I like the simplicity of this arrangement and wonder whether it could be made even simpler with a Speer type hammock. The picture in my mind consists of:
    1. Accordianate the end of the hammock as you would before tying Ed Speer's overhand knot, and clamping it temporarily with one or more large binder clips.
    2. Pass the accordianated hammock end through the ring and back on itself.
    3. Whip the overlap as tightly as you can for two or three inches.

    Would the hammock likely slip out of the whipping? If it tended to, is there a way of making it more secure?
    Here's a mod that will work. Youngblood has educated some of us on whipping the the end just by using a double sheetbend knot. That involves doubling back the folded hammock end as the larger of the two "ropes" being joined in that knot. If the other cord is short and tied closely to a ring, then that effectively does what you suggest, but without the uncertainty.

    Grizz

  6. #6
    I like this setup, it makes beautiful sense to me. As soon as my hammock arrives I'm going to try to set something like this up.

  7. #7
    Senior Member dufus934's Avatar
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    gotta get some more line and rings to do this. Great write up HC4U!
    God Bless,
    Kyle
    willky1@gmail.com

    "Fearless warriors in a picket fence, reckless abandon wrapped in common sense
    Deep water faith in the shallow end and we are caught in the middle
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    But will we trade our dreams for His or are we caught in the middle" - Casting Crowns

  8. #8
    Senior Member headchange4u's Avatar
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    BTW,

    Interesting factoid: When you lay in a hammock with almost no sag you lay pretty flat right down the middle of the hammock. Also, the hammock closes around you like a cocoon:

    “Light thinks it travels faster than anything but it is wrong. No matter how fast light travels, it finds the darkness has always got there first, and is waiting for it." -Terry Pratchett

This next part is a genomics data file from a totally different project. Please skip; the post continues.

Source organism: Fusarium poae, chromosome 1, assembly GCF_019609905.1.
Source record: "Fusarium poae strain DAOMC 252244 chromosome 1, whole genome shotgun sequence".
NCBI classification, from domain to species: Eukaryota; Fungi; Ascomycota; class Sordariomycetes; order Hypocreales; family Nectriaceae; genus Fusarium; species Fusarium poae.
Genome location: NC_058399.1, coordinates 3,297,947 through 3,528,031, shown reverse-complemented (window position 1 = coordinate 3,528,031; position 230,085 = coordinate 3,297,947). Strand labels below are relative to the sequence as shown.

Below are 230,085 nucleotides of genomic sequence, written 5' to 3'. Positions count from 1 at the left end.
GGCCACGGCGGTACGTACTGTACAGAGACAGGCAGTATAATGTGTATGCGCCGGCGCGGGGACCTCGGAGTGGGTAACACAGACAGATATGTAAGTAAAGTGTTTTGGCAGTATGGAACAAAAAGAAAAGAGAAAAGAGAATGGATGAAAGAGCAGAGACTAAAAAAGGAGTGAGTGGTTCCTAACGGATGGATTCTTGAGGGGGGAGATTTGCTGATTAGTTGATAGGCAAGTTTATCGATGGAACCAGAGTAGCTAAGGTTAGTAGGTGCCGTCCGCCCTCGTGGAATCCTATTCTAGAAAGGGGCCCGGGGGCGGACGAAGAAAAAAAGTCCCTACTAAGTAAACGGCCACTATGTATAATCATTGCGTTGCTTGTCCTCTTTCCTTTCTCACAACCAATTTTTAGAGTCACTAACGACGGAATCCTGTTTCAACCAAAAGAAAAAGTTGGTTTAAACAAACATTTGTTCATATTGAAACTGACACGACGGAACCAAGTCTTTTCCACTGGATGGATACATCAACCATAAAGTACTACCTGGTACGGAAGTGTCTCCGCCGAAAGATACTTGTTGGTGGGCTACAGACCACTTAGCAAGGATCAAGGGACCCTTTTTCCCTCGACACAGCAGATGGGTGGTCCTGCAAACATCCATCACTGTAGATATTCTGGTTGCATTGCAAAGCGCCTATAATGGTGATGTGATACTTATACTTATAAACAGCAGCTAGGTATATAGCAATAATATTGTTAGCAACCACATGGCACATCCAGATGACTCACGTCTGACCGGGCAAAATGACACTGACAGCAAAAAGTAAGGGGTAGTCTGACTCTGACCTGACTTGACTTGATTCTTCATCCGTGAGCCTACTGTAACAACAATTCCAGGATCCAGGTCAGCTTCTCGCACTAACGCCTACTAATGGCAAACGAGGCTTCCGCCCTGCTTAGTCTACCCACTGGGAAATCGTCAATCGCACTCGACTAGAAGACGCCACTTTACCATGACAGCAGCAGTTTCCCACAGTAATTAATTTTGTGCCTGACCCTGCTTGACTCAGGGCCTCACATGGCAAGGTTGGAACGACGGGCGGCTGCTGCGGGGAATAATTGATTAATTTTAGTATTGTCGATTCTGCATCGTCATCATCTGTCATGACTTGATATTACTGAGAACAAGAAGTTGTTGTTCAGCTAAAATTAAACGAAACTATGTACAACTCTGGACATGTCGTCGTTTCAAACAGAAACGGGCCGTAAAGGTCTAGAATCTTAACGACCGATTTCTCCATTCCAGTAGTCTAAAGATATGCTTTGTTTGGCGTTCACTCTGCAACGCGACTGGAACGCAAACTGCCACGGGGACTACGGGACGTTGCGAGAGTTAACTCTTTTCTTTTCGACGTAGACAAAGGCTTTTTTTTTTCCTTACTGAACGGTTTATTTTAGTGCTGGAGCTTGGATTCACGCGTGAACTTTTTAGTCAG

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  9. #9
    slowhike's Avatar
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    Cool set up HC4U! I'll be looking forward to hearing more as you use it.

    Quote Originally Posted by headchange4u View Post
    BTW,

    Interesting factoid: When you lay in a hammock with almost no sag you lay pretty flat right down the middle of the hammock. Also, the hammock closes around you like a cocoon:

    That's how I hang mine, but I use an insulated air mat & that helps the shoulder squeeze.
    I use a more narrow hammock (about 48" wide) & the trekking pole to spread it above my head. That does away with the cocoon thing<G>.
    don`t leave the CREATOR out of the creation!

  10. #10
    Senior Member headchange4u's Avatar
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    Quote Originally Posted by slowhike View Post
    That's how I hang mine, but I use an insulated air mat & that helps the shoulder squeeze.
    I use a more narrow hammock (about 48" wide) & the trekking pole to spread it above my head. That does away with the cocoon thing<G>.

    That's my TTTM double hammock in the pics and it's pretty wide. I had to use it for this writeup because the tabs on the ATHH were getting in the way of the pictures. I was kinda surprised on the cocoon thing. I think that would be pretty handy in the winter. Sorta like a hammock sock without having to carry extra gear. I wish I could have spent more time in the cocoon, but it was like 90* when I was taking the pics and it heated up fast inside.
    “Light thinks it travels faster than anything but it is wrong. No matter how fast light travels, it finds the darkness has always got there first, and is waiting for it." -Terry Pratchett